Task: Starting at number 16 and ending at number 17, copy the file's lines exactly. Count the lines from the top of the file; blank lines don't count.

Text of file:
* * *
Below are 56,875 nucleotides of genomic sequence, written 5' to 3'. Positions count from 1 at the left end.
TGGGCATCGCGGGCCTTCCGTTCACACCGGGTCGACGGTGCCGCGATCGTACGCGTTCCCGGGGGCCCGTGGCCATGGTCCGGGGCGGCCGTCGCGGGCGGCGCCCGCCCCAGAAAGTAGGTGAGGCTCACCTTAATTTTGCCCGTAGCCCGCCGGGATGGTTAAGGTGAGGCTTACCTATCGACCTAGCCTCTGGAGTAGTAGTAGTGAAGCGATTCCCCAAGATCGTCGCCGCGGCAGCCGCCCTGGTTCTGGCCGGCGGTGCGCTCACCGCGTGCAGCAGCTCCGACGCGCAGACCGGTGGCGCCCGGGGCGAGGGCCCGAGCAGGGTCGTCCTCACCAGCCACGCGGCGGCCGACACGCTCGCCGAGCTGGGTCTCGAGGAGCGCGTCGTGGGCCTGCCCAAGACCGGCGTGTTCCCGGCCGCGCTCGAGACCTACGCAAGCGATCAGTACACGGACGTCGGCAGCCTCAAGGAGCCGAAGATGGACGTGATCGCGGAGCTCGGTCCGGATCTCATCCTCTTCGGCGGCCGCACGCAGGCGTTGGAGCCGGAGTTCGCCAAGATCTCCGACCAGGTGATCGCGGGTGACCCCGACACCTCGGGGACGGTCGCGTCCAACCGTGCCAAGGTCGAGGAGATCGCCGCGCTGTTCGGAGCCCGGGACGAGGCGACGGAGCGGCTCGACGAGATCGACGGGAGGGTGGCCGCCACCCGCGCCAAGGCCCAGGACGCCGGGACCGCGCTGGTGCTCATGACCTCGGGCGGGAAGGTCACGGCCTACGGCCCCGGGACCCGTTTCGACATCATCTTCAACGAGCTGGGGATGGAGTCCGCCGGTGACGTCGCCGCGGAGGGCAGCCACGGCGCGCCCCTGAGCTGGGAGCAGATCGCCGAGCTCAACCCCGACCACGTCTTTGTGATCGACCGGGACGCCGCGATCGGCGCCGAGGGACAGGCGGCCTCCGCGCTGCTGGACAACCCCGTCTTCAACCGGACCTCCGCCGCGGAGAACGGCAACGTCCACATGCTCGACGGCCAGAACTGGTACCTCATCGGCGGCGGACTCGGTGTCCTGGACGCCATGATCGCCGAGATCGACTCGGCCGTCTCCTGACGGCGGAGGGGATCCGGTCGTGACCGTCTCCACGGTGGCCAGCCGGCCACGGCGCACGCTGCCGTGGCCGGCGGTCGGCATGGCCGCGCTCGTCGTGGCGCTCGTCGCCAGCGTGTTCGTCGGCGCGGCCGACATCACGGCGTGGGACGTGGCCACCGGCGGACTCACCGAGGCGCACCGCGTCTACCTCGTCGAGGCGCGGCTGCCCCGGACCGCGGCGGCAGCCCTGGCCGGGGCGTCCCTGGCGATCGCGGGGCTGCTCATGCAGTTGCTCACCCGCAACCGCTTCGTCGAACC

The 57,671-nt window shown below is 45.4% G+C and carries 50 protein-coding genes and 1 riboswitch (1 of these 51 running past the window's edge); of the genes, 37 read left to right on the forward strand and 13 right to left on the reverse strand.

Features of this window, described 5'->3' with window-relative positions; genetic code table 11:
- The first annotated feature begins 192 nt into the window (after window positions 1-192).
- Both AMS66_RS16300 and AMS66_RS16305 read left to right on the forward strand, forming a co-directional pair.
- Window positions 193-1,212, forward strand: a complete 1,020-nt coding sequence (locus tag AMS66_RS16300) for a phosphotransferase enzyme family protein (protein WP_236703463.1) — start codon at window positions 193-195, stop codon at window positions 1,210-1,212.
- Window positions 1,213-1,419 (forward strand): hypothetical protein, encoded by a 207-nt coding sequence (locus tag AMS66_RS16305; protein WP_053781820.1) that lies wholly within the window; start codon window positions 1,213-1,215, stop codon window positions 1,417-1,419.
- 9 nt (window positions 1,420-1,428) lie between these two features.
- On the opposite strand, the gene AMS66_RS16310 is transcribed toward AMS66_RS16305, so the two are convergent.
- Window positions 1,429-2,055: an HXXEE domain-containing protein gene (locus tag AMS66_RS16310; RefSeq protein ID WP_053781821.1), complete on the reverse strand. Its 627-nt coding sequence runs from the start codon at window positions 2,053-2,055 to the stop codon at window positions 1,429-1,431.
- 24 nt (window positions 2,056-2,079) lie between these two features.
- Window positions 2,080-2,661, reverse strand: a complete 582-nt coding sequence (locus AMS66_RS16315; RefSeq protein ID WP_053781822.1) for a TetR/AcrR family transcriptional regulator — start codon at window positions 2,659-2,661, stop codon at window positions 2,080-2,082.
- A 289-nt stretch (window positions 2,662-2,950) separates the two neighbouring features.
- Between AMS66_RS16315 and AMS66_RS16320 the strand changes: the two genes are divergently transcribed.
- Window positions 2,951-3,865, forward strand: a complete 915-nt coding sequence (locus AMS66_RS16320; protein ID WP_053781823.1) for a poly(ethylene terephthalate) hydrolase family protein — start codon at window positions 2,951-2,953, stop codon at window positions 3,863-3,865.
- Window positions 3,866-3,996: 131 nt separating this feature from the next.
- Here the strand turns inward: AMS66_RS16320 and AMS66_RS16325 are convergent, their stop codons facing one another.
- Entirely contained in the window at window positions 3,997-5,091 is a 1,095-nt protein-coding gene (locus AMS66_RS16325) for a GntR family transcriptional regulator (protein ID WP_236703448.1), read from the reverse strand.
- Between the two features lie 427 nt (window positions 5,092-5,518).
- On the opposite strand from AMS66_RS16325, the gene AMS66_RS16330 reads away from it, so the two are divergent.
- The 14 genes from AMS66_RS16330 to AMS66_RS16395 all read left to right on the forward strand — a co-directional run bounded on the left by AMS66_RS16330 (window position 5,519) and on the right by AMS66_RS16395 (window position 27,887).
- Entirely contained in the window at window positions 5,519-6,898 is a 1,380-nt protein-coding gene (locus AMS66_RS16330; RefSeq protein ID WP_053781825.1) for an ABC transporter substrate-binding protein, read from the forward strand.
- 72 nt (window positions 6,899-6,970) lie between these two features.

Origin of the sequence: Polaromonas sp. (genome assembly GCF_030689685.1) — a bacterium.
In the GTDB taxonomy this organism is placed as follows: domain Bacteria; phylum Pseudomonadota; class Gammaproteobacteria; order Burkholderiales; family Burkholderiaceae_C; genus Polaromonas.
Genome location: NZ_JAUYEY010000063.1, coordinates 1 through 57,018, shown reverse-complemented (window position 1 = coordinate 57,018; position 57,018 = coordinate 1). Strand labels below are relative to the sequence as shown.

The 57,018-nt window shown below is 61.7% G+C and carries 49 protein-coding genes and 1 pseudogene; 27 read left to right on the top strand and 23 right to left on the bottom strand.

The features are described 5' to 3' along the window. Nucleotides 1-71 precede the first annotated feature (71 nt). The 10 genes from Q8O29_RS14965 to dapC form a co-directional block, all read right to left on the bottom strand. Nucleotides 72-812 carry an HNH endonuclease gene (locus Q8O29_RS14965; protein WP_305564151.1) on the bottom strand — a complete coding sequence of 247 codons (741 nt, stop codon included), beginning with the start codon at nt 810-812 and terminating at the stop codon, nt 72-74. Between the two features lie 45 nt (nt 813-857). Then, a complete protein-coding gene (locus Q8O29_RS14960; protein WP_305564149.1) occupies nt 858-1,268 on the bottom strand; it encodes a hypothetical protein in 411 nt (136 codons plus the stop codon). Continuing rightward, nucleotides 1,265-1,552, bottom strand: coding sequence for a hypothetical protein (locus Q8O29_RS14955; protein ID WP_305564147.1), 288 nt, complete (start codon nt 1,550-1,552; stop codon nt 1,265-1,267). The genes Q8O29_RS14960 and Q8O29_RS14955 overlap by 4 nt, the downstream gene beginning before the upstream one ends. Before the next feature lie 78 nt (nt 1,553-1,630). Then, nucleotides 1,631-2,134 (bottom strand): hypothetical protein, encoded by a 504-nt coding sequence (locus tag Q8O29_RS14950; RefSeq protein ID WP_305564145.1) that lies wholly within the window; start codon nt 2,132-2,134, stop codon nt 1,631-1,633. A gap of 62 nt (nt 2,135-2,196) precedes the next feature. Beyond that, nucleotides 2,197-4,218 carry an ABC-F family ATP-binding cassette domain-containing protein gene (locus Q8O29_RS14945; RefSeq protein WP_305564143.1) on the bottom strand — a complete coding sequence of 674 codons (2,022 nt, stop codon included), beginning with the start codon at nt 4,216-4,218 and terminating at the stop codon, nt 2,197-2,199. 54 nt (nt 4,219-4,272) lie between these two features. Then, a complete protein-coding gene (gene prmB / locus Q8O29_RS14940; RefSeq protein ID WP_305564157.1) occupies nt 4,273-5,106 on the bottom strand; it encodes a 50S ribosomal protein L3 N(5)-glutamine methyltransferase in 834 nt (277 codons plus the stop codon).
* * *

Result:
- Window positions 2,951-3,865, forward strand: a complete 915-nt coding sequence (locus AMS66_RS16320; protein ID WP_053781823.1) for a poly(ethylene terephthalate) hydrolase family protein — start codon at window positions 2,951-2,953, stop codon at window positions 3,863-3,865.
- Window positions 3,866-3,996: 131 nt separating this feature from the next.